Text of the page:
Millennials are making up a larger share of the U.S. homeowner market, and it’s because they are buying homes, two recent reports show.
According to the latest estimates from the U.S. Census Bureau, the total homeownership rate increased to 64.8% in the fourth quarter. It was the eight consecutive quarter that the total homeownership rate increased on an annual basis.
But it was mostly homeowners under the age of 44 who drove this increase, the Census Bureau’s report shows.
As of the end of the fourth quarter, 36.5% of people under the age of 35 were homeowners, up from 36% in the fourth quarter of 2017.
Similarly, 61.1% of people age 35 to 44 were homeowners in the fourth quarter, up from 58.9% a year earlier.
What this means is that Millennials are making up a greater share of home sales.
Ralph B. McLaughlin, deputy chief economist and executive of research and insights for CoreLogic, says the increase in the homeownership rate among younger cohorts is “largely due to households under the age of 35 purchasing homes in specific regions of the country, such as the Midwest and Northeast.”
“American households, especially young households, are becoming confident enough in their financial and familial circumstances to take the plunge into homeownership, despite rocky outcrops of affordability and sparse inventory,” McLaughlin says in a post on the CoreLogic Insights blog. “This is good news for proponents of homeownership in the United States since young households represent the largest pool of potential homebuyers since their parents, the baby boomers, came of home buying age over three decades ago. The future of homeownership in this country indeed looks bright.”
McLaughlin says the increase is partly a result of strengthening household formation.
“The fourth quarter of 2018 was the fifth consecutive quarter that owner-occupied households grew by more than a million, at 1.7 million new owner households,” McLaughlin writes. “At the same time, the number of new renter households either fell six out of the past seven quarters with a decrease of 167,000 households.
“This suggests that the increase in the homeownership rates is at least partly due to households making a switch from renting to owning,” he adds. “What’s more, total household growth has topped 1 percent for five straight quarters, which is positive news for the housing industry at large. This streak represents the longest and largest magnitude of household growth in more than 12 years.”
CoreLogic’s data shows that Millennials are buying homes in more affordable markets – particularly in the Midwest and Northeast – more rapidly than they are in less affordable markets like coastal California and Florida.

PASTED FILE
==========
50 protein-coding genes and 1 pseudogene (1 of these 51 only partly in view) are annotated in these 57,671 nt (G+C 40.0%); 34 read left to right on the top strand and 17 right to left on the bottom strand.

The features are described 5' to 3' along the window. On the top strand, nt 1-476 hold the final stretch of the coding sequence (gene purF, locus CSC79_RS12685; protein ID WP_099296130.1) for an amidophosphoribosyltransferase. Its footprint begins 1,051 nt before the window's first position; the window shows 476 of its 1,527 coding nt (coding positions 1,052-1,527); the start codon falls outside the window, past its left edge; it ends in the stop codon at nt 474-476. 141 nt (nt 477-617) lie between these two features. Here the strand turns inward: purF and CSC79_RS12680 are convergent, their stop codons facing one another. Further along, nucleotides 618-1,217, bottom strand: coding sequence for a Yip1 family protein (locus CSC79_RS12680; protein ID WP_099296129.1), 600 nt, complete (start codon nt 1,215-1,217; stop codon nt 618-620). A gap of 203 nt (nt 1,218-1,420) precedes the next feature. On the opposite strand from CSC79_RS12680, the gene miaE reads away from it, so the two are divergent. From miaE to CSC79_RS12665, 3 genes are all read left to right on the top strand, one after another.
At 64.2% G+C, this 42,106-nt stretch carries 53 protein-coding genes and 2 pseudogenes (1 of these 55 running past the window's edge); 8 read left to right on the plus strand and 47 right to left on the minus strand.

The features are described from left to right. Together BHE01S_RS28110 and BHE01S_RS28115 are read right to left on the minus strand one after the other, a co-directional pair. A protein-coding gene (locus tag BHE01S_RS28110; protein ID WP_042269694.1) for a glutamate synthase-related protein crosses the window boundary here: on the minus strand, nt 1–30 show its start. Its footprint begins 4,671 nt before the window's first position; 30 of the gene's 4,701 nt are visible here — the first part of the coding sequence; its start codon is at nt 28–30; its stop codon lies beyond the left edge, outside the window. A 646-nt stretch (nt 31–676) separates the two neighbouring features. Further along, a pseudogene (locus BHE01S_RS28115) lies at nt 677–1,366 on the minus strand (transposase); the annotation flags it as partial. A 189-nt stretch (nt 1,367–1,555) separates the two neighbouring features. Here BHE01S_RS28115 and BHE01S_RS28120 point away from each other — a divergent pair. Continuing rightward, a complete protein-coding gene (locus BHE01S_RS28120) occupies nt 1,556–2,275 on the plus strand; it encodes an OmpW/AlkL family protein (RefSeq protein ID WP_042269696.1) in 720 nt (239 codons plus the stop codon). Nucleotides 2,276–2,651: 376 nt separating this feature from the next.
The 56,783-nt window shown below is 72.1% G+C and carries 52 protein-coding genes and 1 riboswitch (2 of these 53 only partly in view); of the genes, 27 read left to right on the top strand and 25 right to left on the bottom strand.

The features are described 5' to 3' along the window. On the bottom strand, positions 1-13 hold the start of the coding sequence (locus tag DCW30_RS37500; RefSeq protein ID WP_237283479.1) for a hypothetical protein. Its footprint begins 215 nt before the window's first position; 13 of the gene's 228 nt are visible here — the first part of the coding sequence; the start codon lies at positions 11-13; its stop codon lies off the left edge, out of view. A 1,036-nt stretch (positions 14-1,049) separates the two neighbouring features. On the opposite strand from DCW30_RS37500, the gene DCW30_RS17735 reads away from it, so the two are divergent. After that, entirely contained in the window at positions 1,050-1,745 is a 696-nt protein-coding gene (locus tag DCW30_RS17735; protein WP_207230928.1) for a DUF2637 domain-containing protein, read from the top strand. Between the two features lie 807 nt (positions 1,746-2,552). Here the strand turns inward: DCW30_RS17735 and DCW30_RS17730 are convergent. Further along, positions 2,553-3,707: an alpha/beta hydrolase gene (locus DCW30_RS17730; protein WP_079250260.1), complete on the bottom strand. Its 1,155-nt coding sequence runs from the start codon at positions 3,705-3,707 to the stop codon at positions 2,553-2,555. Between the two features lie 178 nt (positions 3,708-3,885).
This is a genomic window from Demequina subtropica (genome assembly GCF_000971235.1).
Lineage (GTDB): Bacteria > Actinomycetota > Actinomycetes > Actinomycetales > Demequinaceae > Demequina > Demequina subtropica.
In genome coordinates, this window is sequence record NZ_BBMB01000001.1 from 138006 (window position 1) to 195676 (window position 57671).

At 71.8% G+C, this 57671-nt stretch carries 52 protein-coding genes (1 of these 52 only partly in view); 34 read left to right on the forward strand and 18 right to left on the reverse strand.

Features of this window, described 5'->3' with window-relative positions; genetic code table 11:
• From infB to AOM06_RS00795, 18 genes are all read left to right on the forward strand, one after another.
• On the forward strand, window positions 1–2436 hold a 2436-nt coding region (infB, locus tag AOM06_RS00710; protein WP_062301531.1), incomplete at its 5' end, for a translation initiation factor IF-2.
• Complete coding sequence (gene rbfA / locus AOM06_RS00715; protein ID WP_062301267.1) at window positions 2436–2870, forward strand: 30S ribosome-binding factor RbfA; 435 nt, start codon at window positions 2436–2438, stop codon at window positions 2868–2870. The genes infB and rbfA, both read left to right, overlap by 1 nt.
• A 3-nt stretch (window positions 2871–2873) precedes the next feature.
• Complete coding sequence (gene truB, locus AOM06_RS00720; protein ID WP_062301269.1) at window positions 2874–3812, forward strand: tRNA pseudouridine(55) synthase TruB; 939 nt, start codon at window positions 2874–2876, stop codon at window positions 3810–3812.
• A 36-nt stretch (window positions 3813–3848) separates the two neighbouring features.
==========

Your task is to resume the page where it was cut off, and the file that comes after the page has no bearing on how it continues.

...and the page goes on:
Markets where millennials made up the largest share of purchase applicants in the fourth quarter included Pittsburgh, Penn. (57%), Provo, Utah (56%) and Rochester, N.Y. (55%).
Markets where they made up the lowest share of mortgage applicants included Sarasota, Fla. (24%), Cape Coral, Fla. (30%) and Ventura, Calif. (32%).
Ellie Mae’s most recent Millennial Tracker report shows that Millennials closed a higher share of purchase loans in December compared with a year earlier.
About 88% of all purchase loans closed in December were purchases by Millennials, the report shows. That’s an increase of 4% compared with December 2017.
For all loans closed by Millennials in December, 68% were conventional and 27% were FHA, according to the mortgage software firm.
The Millennial share of conventional purchase loans was 87%, up from 80% a year earlier.
“Many Millennials are prioritizing homeownership and rather than being deterred by a tight market, they’re increasingly competing for available homes or moving to areas where inventory is more robust,” says Joe Tyrell, executive vice president of corporate strategy for Ellie Mae, in a statement.
“The average age for a Millennial homebuyer in December was 29.5 years old, the lowest for any month in 2018,” Tyrell says. “This may be driven in part by younger borrowers who no longer feel the need to wait for a typical life event like marriage before buying a home.
“In fact, from 2016 to 2018, 63 percent of borrowers between the age of 20 and 29 were single when they closed their loans,” he adds.
According to Ellie Mae’s data, the average FICO score for Millennial borrowers on all closed loans in December was 721, down slightly from 722 in December 2017.
For all closed loans in December, 52% of Millennial borrowers were married, while 48% were single – flat compared with December 2017.